No Little Places

Schaeffer then turns to the question of “place.” As the Christian matures—especially the Christian minister—should he be constantly looking for the next, bigger, place? Schaeffer writes: “As there are no little people in God’s sight, so there are no little places” (p. 9).

Schaeffer understandably turns to Luke 14:7-11 (pp. 11-12):

7  Now he told a parable to those who were invited, when he noticed how they chose the places of honor, saying to them, 8 “When you are invited by someone to a wedding feast, do not sit down in a place of honor, lest someone more distinguished than you be invited by him, 9 and he who invited you both will come and say to you, ‘Give your place to this person,’ and then you will begin with shame to take the lowest place. 10 But when you are invited, go and sit in the lowest place, so that when your host comes he may say to you, ‘Friend, move up higher.’ Then you will be honored in the presence of all who sit at table with you. 11 For everyone who exalts himself will be humbled, and he who humbles himself will be exalted.”

Schaeffer is quite candid in his comments on this passage: “Jesus commands Christians to seek consciously the lowest room. All of us—pastors, teachers, professional religious workers and nonprofessional included—are tempted to say, ‘I will take the larger place because it will give me more influence for Jesus Christ’” (p. 12).

Schaeffer gives two reasons why Christians should not, generally, seek a bigger place.

First, the Christian should take “the smaller place so you have quietness before God” (p. 130). This was quite intriguing to read. Schaeffer is clear that he is not advocating a kind of monasticism, as he writes, “There is no monasticism in Christianity” (p. 13). But Schaeffer may be on to something. If you are seeking largeness, you do in fact likely need to wait on the Lord and try to discern what in your heart seeks something bigger.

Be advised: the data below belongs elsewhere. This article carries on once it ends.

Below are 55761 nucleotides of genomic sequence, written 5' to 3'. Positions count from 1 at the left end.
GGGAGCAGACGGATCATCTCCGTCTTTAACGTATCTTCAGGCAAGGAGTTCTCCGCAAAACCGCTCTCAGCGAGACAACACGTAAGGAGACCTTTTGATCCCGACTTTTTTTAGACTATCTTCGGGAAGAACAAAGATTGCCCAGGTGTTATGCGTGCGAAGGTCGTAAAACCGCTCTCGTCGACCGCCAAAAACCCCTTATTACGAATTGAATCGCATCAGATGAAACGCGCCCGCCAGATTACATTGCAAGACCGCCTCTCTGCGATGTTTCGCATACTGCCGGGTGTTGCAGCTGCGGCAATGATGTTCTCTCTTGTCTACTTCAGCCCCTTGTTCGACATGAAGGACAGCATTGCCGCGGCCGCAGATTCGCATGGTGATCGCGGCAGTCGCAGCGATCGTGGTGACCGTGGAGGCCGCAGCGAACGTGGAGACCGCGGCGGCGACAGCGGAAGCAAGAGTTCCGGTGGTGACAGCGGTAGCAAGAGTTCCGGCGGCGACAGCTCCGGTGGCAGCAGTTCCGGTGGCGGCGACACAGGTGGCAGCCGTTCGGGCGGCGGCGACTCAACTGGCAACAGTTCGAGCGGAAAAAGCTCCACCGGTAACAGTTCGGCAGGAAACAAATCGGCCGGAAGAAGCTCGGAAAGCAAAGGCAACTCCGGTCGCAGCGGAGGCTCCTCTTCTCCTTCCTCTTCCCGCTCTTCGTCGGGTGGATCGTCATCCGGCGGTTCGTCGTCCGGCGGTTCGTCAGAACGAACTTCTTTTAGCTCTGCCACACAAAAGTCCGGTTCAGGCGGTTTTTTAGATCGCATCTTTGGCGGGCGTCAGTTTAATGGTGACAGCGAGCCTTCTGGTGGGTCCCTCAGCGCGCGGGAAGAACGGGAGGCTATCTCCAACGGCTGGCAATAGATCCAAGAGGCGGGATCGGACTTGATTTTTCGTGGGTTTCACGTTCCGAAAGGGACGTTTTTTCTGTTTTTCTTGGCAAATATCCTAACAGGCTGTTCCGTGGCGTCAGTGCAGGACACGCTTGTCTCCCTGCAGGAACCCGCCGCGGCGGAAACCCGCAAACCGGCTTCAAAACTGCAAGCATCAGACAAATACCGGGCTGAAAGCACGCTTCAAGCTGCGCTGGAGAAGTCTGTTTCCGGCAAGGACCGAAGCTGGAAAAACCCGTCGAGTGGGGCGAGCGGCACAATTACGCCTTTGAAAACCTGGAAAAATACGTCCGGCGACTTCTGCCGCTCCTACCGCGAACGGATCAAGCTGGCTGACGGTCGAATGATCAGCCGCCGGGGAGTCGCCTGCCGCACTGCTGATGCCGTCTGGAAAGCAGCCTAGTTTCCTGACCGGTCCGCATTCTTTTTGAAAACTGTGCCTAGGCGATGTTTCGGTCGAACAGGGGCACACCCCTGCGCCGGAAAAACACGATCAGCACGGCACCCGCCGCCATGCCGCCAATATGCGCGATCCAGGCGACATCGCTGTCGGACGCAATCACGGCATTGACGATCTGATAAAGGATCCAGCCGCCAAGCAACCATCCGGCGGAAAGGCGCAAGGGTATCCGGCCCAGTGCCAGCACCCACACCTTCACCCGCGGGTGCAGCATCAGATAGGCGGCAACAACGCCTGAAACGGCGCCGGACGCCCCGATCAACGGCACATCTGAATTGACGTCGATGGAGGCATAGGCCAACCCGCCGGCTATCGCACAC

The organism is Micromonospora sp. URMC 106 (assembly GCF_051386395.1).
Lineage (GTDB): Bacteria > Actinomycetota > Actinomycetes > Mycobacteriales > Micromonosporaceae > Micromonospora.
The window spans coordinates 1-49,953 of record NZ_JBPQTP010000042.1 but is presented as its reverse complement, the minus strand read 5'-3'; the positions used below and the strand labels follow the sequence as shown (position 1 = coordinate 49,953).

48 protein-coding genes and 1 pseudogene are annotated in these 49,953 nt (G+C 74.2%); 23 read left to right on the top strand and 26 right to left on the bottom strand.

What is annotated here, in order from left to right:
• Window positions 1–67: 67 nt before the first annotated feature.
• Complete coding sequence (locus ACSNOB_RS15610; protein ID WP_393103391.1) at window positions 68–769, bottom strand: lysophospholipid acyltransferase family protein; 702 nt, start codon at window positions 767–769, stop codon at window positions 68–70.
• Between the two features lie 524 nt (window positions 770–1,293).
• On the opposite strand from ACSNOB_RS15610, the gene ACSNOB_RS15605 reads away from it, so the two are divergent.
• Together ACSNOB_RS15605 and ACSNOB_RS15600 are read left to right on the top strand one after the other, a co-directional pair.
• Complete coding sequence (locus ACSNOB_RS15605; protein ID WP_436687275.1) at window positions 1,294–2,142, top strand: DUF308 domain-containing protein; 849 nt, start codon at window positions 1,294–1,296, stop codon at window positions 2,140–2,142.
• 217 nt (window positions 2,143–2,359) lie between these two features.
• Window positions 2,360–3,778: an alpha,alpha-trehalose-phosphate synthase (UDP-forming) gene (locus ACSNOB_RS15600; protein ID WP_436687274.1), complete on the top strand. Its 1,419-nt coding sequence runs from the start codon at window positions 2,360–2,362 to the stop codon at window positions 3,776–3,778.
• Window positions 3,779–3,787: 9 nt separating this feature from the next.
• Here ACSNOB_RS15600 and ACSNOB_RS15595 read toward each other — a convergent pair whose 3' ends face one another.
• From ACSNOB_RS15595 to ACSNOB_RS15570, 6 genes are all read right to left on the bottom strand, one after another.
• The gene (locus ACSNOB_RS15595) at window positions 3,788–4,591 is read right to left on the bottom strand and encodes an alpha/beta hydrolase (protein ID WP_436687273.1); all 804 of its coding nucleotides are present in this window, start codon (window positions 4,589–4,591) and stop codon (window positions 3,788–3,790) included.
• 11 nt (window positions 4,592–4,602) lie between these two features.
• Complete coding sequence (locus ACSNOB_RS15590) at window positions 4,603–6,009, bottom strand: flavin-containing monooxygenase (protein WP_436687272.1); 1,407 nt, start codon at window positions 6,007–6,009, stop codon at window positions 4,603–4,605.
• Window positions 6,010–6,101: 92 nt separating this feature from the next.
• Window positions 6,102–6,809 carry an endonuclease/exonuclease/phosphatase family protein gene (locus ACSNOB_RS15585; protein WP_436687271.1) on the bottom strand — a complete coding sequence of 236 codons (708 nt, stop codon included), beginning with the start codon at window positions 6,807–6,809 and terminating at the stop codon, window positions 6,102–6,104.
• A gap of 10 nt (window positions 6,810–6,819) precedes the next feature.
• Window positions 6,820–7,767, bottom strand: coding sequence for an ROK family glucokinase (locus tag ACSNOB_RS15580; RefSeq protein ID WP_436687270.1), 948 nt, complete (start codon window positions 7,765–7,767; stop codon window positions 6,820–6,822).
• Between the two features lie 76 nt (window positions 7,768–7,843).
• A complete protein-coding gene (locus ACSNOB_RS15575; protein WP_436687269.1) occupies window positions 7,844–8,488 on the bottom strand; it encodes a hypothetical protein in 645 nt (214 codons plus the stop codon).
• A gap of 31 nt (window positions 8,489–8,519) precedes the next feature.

Secondly, Schaeffer writes, “If we deliberately and egotistically lay hold on leadership, wanting the drums to beat and the trumpets to blow, then we are not qualified for Christian leadership” (p. 13). Schaeffer here seems to equate seeking a larger place with a kind of desire for attention and fanfare and undue attention—certainly something any Christian should avoid. Schaeffer lived this out. Some of us lived closer to Schaeffer’s time, and we perhaps look longingly at the quaint chalet in the woods. But to start such a ministry in the 1950s would not have been a way to “win friends and influence people.” If anything, such a venture (L’Abri started in 1955) would certainly not have (at least immediately) drawn attention to oneself. A friend of mine visited L’Abri and shared with me that it is strikingly small. But God blessed Schaeffer and his ministry. He may not have been the technical scholar of other apologists and writers of his time, but God blessed his ministry, and many were both strengthened in the faith and many were brought to the faith through his work. God seemed to draw people to this Swiss chalet to be ministered to by a somewhat odd-looking fellow in lederhosen—not even a true European!

Although I am no Moses, I too felt intimidated when first starting out in ministry. And for analogous reasons. Growing up, and hearing much of the preaching I heard, I was given the impression that when preparing to preach one must mystically wait for “the message” that God has for the people. I was scared and too intimated. How do I get “the message.” The preachers I was hearing just seemed to receive the messages they preached.

It was not until after seminary when I was beginning doctoral study that I really began to grasp some basic things. For me, one of the key texts was Paul’s teaching on the gospel in Romans 1:16-17:

16 For I am not ashamed of the gospel, for it is the power of God for salvation to everyone who believes, to the Jew first and also to the Greek. 17 For in it the righteousness of God is revealed from faith for faith, as it is written, “The righteous shall live by faith.”

I realized that the gospel itself is the power of God, and that power is what is necessary to bring someone to faith. As I worked things out and continued to study and learn, I realized that the gospel is the message of certain first-century events—central to this of course being the death, burial, resurrection, and appearances of Jesus (1 Corinthians 15). I realized that the message of those events is “the gospel” that must be shared. I began to learn that the preacher is a herald. Yes, we must work especially hard to communicate certain texts where “the gospel” might not seem to be front and center. Fair enough. But I had learned a valuable lesson. God has revealed Himself to us in Holy Writ, and the preacher’s preaching task is—in one sense—very straightforward.